EventMAP’s MD Dr. Barry McCollum runs through the current state of play with timetabling software.
It’s now 2018 and there can’t be many university or training institutions on Earth that haven’t installed some form of computerised timetabling system. Leaving aside the laborious horrors of timetabling using a spreadsheet, most will have bought into the notion that computerised timetabling will efficiently produce more efficient timetables – in the sense of both being faster and enabling a more efficient use of available space.
Besides being more efficient, there’s also an expectation of ‘quality’: this is generally understood to mean the ability to deliver an end result that works well for as many of an institution’s staff and students or trainees as possible.
At its most basic, a timetabling software package needs to provide the basis for an operational timetable: to ensure training or educational events are delivered within the appropriate spaces in the correct sequence, and ensure students or trainees don’t end up having to be in two different places at once. How efficiently this happens – and whether or not elements of ‘quality’ are introduced – then depends on the timetabling software in question and how it is implemented. And with the more basic types of timetabling software available, limited sophistication means that the process of timetabling can often become equated with the process of room booking. This, of course, means that all the benefits of timetabling automation are largely lost and that any notions of ‘quality’ are entirely dictated by human-based decision making – which will be of highly variable quality.
At the other end of the software spectrum, the most advanced timetabling tools available today employ considerable automation and use sophisticated scheduling algorithms to produce timetables that are optimised in terms of efficiency and quality. So, once the standard parameters of rooms, staff, students and courses are introduced to the system, highly efficient, high quality timetables can be produced for very large schools with a high degree of automation.
For anyone who’s new to the world of timetabling, here’s a rundown of the main software methods used to produce timetables for teaching institutions:
Spreadsheets allow the basic organisation of data but are labour-intensive to keep updated and make it almost impossible to check for any timetabling clashes that have been introduced. Outside of the smallest teaching establishments, an inefficient, disjointed process can be expected.
Room booking software uses a database running in the background to keep data organised in such a way that it can be more easily maintained and updated. Activities can be allocated to rooms and clash checking (in terms of space) can take place. Visual representations of bookings are introduced, increasingly with web-based front ends, so timetablers and users can see what has been booked, and where.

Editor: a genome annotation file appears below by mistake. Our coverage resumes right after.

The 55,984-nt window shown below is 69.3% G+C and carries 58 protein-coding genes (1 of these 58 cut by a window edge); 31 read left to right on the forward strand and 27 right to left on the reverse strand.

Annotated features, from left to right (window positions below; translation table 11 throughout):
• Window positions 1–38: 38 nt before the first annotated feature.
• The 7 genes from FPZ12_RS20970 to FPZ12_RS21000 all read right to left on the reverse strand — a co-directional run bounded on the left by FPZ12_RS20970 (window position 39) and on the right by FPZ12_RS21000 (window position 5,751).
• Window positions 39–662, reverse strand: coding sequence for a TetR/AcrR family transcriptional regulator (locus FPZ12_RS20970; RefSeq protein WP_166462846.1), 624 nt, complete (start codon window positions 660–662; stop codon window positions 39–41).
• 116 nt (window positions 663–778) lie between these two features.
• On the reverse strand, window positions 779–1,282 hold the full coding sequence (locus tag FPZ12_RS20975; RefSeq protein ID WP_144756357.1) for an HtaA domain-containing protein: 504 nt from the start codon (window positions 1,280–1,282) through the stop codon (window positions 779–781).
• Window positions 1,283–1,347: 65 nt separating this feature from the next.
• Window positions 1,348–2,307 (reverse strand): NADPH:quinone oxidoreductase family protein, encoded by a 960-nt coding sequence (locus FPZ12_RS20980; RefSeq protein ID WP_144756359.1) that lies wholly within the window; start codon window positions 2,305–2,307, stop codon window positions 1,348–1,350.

Timetabling software introduces further sophistication and varying levels of functionality to more fully manage the timetabling process. Clash checking is available for both spaces and people. Curriculum information can be modelled so, for example, activities can be linked to modules, then linked to pathways and in turn linked to courses. Some timetabling software now attempts to introduce a measure of automation to help steer users away from simply room booking – this often works, depending on the sophistication of the underlying algorithms, but can frequently generates only partial or incomplete timetables which still require manual interventions from timetablers to create the final result.
The most sophisticated solution for timetabling currently available today is resource planning software. This, as the name suggests, takes a wider scope and creates a link between the requirements of timetablers and other high-level planning processes within a large university, to introduce an automated solution within an overall planning and management process.
Besides allowing operational solutions to be created, the most sophisticated software tools allow institutions to ask ‘what if’ questions and create planning scenarios by modelling various high-level and low-level constraints and parameters. So besides producing highly effective timetables based on a massively complex set of inputs, resource planning software also introduces the ability to carefully balance resource usage, introduce measures of staff flexibility and create an overall ecosystem that enhances the experience of the student body.
So, as you can see, when we’re talking about ‘timetabling software’, the state of play in 2018 is a gamut of functionality and sophistication that’s wider than ever. So when considering your timetabling needs, careful deliberation about organisational objectives needs to be undertaken to ensure any selected solution stands the test of time.
Dr. Barry McCollum